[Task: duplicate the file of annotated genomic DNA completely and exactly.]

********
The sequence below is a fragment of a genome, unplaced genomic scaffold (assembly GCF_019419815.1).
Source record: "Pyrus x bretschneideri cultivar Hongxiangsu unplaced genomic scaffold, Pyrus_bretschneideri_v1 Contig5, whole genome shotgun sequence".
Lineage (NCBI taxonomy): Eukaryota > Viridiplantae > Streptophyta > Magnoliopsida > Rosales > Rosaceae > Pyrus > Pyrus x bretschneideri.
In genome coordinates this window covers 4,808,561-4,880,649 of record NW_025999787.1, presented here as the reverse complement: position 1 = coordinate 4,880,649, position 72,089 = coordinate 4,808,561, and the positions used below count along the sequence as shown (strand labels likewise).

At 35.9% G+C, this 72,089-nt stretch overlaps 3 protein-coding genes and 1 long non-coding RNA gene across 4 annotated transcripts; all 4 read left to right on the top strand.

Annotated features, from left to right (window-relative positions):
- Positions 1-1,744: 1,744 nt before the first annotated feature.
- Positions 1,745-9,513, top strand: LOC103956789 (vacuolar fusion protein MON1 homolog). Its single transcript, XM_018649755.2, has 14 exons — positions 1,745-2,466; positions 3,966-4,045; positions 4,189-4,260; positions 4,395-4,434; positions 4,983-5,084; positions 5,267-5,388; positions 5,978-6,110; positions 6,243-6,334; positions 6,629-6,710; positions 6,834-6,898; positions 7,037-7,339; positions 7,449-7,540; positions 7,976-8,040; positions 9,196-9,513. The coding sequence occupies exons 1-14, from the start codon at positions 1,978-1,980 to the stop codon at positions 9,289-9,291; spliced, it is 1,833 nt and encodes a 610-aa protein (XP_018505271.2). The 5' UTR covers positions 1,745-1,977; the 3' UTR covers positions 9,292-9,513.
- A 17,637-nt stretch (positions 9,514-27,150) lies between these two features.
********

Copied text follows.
The sequence below is a fragment of a genome, unplaced genomic scaffold (assembly GCF_019419815.1).
Source record: "Pyrus x bretschneideri cultivar Hongxiangsu unplaced genomic scaffold, Pyrus_bretschneideri_v1 Contig5, whole genome shotgun sequence".
Lineage (NCBI taxonomy): Eukaryota > Viridiplantae > Streptophyta > Magnoliopsida > Rosales > Rosaceae > Pyrus > Pyrus x bretschneideri.
In genome coordinates this window covers 4,808,561-4,880,649 of record NW_025999787.1, presented here as the reverse complement: position 1 = coordinate 4,880,649, position 72,089 = coordinate 4,808,561, and the positions used below count along the sequence as shown (strand labels likewise).

At 35.9% G+C, this 72,089-nt stretch overlaps 3 protein-coding genes and 1 long non-coding RNA gene across 4 annotated transcripts; all 4 read left to right on the top strand.

Annotated features, from left to right (window-relative positions):
- Positions 1-1,744: 1,744 nt before the first annotated feature.
- Positions 1,745-9,513, top strand: LOC103956789 (vacuolar fusion protein MON1 homolog). Its single transcript, XM_018649755.2, has 14 exons — positions 1,745-2,466; positions 3,966-4,045; positions 4,189-4,260; positions 4,395-4,434; positions 4,983-5,084; positions 5,267-5,388; positions 5,978-6,110; positions 6,243-6,334; positions 6,629-6,710; positions 6,834-6,898; positions 7,037-7,339; positions 7,449-7,540; positions 7,976-8,040; positions 9,196-9,513. The coding sequence occupies exons 1-14, from the start codon at positions 1,978-1,980 to the stop codon at positions 9,289-9,291; spliced, it is 1,833 nt and encodes a 610-aa protein (XP_018505271.2). The 5' UTR covers positions 1,745-1,977; the 3' UTR covers positions 9,292-9,513.
- A 17,637-nt stretch (positions 9,514-27,150) lies between these two features.